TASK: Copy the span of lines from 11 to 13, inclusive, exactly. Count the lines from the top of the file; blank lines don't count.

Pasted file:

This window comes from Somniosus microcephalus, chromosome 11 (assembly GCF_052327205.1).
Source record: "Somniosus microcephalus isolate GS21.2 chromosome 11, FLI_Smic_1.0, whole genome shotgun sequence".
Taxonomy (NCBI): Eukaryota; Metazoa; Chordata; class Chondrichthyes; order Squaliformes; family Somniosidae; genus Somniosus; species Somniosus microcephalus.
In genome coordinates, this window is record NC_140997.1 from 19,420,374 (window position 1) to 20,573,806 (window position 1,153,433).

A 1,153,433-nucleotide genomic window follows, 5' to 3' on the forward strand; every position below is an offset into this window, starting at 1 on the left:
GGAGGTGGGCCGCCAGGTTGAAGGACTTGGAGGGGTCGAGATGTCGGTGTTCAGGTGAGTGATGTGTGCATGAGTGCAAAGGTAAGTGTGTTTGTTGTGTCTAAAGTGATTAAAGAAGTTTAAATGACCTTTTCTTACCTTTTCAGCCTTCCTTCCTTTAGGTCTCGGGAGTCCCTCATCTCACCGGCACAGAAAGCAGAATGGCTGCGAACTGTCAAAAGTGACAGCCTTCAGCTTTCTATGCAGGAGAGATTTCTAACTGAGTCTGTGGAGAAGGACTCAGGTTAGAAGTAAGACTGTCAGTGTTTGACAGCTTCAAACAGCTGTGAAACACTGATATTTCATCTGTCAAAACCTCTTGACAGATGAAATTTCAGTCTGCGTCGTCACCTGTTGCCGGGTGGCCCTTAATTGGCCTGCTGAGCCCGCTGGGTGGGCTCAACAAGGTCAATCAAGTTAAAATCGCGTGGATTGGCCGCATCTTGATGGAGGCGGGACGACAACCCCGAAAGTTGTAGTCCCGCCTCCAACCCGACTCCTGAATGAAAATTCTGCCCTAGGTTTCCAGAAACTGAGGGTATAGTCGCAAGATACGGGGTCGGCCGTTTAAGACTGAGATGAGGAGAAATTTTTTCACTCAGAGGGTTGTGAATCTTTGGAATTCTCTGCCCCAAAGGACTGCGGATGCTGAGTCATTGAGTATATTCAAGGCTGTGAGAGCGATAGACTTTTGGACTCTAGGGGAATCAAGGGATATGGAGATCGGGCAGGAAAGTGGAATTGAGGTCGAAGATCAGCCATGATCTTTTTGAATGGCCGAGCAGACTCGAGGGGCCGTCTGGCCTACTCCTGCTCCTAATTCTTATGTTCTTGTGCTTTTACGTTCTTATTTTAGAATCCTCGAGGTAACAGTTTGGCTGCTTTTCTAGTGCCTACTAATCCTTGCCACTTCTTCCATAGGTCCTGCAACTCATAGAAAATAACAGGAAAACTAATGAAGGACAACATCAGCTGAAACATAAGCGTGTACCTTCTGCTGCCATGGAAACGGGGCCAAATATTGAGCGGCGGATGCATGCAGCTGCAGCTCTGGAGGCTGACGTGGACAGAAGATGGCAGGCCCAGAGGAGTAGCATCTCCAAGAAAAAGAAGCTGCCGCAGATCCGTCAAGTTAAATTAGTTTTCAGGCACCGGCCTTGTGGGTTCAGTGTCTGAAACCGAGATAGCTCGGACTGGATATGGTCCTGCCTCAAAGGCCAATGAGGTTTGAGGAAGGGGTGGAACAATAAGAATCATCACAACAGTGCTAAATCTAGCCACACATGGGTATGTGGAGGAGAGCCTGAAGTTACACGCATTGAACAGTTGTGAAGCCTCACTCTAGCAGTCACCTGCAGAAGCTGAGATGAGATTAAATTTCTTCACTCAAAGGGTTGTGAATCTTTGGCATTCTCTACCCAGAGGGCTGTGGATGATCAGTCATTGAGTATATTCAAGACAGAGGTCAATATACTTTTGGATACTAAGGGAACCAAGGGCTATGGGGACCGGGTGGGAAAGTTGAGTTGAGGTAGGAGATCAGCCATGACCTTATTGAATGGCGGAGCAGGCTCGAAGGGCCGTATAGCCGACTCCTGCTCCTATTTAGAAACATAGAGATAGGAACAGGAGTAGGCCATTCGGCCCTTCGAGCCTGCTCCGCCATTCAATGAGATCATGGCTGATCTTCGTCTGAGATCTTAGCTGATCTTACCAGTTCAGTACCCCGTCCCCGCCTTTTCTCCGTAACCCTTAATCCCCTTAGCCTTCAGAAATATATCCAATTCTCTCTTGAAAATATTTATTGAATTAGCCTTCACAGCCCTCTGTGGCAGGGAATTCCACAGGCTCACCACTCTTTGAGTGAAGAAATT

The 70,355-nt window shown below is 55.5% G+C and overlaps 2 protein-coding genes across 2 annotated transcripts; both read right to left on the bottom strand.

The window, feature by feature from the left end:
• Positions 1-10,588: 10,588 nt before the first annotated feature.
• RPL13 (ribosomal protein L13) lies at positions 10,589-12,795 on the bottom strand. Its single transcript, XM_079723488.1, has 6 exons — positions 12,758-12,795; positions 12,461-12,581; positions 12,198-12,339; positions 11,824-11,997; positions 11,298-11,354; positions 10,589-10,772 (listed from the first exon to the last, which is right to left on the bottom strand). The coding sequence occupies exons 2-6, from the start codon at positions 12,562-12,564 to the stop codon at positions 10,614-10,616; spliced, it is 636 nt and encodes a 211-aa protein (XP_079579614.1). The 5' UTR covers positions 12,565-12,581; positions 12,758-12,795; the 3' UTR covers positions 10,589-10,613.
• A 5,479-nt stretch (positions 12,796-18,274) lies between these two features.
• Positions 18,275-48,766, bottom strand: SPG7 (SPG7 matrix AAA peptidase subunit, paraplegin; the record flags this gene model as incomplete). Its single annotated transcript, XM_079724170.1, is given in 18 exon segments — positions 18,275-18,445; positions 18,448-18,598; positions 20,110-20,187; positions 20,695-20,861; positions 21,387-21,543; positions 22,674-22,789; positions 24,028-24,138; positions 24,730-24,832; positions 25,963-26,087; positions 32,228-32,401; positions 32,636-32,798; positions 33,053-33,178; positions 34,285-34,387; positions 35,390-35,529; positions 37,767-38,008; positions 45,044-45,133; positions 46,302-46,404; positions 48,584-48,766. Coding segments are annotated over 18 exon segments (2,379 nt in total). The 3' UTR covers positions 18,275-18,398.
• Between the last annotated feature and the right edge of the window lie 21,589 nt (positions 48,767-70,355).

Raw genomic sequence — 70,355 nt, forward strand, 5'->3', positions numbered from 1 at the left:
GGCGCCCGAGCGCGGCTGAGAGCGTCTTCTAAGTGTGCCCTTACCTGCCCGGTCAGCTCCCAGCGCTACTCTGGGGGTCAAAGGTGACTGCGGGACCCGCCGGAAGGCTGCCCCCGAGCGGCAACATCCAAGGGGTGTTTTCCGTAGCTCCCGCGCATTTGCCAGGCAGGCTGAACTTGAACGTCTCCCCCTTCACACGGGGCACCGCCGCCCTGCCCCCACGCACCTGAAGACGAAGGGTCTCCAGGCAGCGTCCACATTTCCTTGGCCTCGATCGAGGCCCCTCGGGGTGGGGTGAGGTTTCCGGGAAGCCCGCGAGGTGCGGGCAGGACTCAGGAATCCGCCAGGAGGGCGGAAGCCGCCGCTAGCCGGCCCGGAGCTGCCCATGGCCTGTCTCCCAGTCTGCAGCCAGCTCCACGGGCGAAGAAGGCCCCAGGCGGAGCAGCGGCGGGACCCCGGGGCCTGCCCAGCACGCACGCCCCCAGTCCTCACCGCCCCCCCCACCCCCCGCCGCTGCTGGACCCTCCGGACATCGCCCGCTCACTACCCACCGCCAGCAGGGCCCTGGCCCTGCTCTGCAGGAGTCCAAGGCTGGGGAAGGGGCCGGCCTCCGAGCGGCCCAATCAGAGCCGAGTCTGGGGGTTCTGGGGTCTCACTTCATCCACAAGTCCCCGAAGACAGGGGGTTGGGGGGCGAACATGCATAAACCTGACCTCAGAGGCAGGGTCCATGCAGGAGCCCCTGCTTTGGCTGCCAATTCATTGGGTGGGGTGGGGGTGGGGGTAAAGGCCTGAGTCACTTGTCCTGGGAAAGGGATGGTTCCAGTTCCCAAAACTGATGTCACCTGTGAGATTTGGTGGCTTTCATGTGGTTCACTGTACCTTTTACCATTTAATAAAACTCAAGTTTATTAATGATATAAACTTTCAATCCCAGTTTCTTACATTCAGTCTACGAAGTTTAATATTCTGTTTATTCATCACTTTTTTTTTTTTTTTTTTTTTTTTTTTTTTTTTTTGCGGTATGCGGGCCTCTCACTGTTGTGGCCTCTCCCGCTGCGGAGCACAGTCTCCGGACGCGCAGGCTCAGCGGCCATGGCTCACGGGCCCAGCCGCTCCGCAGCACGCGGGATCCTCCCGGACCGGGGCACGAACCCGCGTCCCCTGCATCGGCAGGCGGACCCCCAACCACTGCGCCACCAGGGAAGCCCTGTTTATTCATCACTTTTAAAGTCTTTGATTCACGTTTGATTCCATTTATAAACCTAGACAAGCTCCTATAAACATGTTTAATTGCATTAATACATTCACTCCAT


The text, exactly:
• A 5,479-nt stretch (positions 12,796-18,274) lies between these two features.
• Positions 18,275-48,766, bottom strand: SPG7 (SPG7 matrix AAA peptidase subunit, paraplegin; the record flags this gene model as incomplete). Its single annotated transcript, XM_079724170.1, is given in 18 exon segments — positions 18,275-18,445; positions 18,448-18,598; positions 20,110-20,187; positions 20,695-20,861; positions 21,387-21,543; positions 22,674-22,789; positions 24,028-24,138; positions 24,730-24,832; positions 25,963-26,087; positions 32,228-32,401; positions 32,636-32,798; positions 33,053-33,178; positions 34,285-34,387; positions 35,390-35,529; positions 37,767-38,008; positions 45,044-45,133; positions 46,302-46,404; positions 48,584-48,766. Coding segments are annotated over 18 exon segments (2,379 nt in total). The 3' UTR covers positions 18,275-18,398.
• Between the last annotated feature and the right edge of the window lie 21,589 nt (positions 48,767-70,355).